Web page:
The Evolution of Critical Management Studies?

Marton Racz and Thomas Swann explain why they are organising a PhD conference on Critical Management Studies (CMS)

It is just over three years since Martin Parker and Robyn Thomas published their influential description of the concerns which a critical academic journal should have. Parker and Thomas – renowned critical scholars both – then and until very recently presided over Organization, within which the piece was published, as editors-in-chief. Just like their predecessors, they understood themselves to be developing and maintaining a critical tradition of scholarship by developing and maintaining the journal Organization. So within the hall of mirrors predicament that is reflexive manifesto making, as anybody who reads the article can see, a disgruntled form of modesty evidently prevails. So too, one can also read, does evolutionary imagery:

If it looks like a duck, quacks like a duck and smells like a duck, then it’s probably a duck, even it likes to claim that it is a velociraptor (p. 424).

‘What the hell do ducks and velociraptors have to do with CMS?’, you might well ask. The point Parker and Thomas were trying to make, we think, is principally opposed to a naïve evolutionary logic which finds the existence of ducks surprising. Ducks, this chain of reasoning goes, must want to be eaten. If they didn’t, the argument continues, they would much more closely resemble velociraptors, which we know must not want to be eaten by virtue of the fact that they rarely (if ever) were. And so, if it follows that ducks do want to be eaten while velociraptors don’t, why is it that ducks thrive in being routinely gobbled while velociraptor à l’orange cannot be found for love or money? For Parker and Thomas, it is the logic of institutionalization which sees to it that the tasty can thrive while the terrifying must perish.

CMS confSo, the analogy which they draw from this peculiarly effective imagery goes, has the two decade long institutionalisation of CMS, rather than bringing about just so many sharp-fanged critics, paradoxically brought about just so many sitting ducks? That is to say, has critique become little more than a technique in CMS which has subsequently been co-opted by mainstream management education too? Has critical thinking become just another implement in the managerial tool box? Rather than a heterodox tradition within management studies being understood as critical, perhaps CMS is better labelled as clinical, or even as cynical, comfortable, and/or constructive. Has critique, as the sociologist Bruno Latour before them put it, finally run out of steam?

In an effort to re-discover the velociraptors, and in response to sporadic conversations about the meaning of ‘critical’ with other PhD students at various events, we have organized a doctoral conference entitled “What is so critical about your critical management studies PhD research?”. The conference brings together 50 international PhD students for the sake of discussing the role given to critique within their various projects. Looking through the abstracts, it is plain to see that CMS has evolved substantially. Only two of the submissions we received, for example, adopt the Frankfurt School Critical Theory emphasised in Alvesson and Wilmott’s seminal contribution to the field. What is more, only one adopts the traditionally influential psychoanalytic perspective while only a small handful applies the Foucauldian ideas which had become something of a rite of passage. Postcolonial perspectives, Laclauian discourse theory, and science and technology studies, on the other hand, are now drawn upon extensively. Beyond the theoretical approaches used, we are keen to explore whether (or where) criticality lies in research design, in political goals, or the communities with which, and topics on which, research is being conducted. The forthcoming conference provides an ideal space for us to do so.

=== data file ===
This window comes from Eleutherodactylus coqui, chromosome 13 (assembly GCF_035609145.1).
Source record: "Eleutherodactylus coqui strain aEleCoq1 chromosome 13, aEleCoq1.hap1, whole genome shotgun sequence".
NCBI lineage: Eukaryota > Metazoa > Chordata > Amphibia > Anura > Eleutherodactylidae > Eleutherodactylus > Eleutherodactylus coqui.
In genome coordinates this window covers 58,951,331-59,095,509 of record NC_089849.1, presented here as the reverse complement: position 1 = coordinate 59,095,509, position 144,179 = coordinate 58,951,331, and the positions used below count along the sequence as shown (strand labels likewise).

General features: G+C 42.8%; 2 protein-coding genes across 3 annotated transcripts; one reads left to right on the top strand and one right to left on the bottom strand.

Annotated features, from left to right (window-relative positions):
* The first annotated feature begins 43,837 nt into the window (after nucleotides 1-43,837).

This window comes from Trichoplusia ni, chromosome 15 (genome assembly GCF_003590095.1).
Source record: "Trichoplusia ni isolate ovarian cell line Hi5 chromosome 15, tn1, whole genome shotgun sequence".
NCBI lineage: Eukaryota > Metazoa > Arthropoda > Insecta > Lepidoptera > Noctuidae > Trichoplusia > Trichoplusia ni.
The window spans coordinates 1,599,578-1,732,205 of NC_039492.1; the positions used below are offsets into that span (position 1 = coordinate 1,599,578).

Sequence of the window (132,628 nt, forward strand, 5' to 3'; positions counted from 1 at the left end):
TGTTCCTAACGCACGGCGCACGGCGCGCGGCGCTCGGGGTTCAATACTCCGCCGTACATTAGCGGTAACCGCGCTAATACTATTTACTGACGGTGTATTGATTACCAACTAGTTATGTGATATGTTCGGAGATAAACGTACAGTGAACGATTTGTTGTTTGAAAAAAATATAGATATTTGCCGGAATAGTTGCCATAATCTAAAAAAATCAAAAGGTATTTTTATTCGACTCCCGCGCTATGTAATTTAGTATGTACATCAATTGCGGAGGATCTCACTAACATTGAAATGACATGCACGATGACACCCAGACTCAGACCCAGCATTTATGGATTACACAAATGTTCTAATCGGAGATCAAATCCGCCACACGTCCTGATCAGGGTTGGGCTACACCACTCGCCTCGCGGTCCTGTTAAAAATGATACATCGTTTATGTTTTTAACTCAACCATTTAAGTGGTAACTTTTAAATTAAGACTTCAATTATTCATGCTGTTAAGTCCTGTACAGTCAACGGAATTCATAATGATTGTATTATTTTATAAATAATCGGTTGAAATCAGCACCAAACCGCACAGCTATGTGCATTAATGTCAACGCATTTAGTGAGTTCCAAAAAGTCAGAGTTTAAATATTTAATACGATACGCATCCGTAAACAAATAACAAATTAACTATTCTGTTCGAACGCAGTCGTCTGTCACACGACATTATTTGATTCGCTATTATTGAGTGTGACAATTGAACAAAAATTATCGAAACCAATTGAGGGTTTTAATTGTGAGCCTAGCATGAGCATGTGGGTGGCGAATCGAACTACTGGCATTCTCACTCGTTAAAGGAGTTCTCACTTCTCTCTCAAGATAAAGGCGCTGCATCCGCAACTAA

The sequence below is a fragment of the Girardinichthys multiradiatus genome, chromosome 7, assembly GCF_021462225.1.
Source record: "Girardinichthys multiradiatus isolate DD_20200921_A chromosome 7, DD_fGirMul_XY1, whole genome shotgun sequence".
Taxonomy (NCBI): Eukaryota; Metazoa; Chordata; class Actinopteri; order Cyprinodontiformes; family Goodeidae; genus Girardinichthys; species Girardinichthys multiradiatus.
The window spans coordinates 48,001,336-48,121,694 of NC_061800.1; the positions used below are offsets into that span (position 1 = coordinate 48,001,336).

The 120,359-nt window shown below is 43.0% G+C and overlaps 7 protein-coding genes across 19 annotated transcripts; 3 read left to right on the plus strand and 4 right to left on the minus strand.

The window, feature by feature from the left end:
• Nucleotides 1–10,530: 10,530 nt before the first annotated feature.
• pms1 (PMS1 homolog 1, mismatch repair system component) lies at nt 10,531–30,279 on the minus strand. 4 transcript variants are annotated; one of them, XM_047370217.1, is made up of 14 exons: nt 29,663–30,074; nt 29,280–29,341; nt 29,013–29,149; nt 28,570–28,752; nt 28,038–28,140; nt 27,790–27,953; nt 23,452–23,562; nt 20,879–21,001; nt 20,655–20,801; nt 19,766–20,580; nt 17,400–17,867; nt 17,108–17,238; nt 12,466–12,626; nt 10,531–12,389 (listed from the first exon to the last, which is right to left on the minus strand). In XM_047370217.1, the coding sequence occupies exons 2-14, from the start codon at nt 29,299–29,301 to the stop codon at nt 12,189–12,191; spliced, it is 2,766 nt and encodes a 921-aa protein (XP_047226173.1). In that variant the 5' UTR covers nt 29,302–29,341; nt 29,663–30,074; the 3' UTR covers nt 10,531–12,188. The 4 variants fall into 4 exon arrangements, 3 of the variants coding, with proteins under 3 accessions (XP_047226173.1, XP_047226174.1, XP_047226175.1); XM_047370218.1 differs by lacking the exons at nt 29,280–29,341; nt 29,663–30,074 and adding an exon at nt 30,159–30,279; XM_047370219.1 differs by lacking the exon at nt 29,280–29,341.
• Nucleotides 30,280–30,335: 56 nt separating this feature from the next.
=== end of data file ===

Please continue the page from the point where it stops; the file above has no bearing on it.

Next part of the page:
What of institutionalisation? The content of any individual (PhD) research project and the political aims that underpin it are by no means separate from such broader considerations. Building upon recent efforts to provoke an evolution in publication and gender diversity, we see the organisation of this conference as a critical-political project in its own right. We have, for the sake of broadening participation, offered travel grants to those without institutional support. For this we are thankful to the School of Management for providing the funding as well as to the 20 participating academics who pledged not only their time and ideas but also their financial support to the cause. We have also offered childcare facilities to participants who might otherwise not have been able to attend. The frustrating process of negotiating this provision though the University’s financial regulations has thankfully resulted in its becoming more committed to progressive initiatives like these. Institutions don’t just act upon us; we can also act upon them.

So do we want to be velociraptors? We have implicitly posited them here as a superior species to challenge that the idea that the way the world currently is is precisely how it should be. Critique continually evolves and the considerations underpinning the organisation of this conference are a case in point. Velociraptors, however, are merciless feathered nocturnal predators that competitively prey on and scavenge any bit of knowledge they spot. This is hardly a noble model for intellectual aspiration! The time may have come, as quite a few already argue, for us to consider slowing down and sizing down in the name of critique. Perhaps it is the model of the sloth, rather than that of the velociraptor, which advocates of a critical approach to management and organisation should be adopting.

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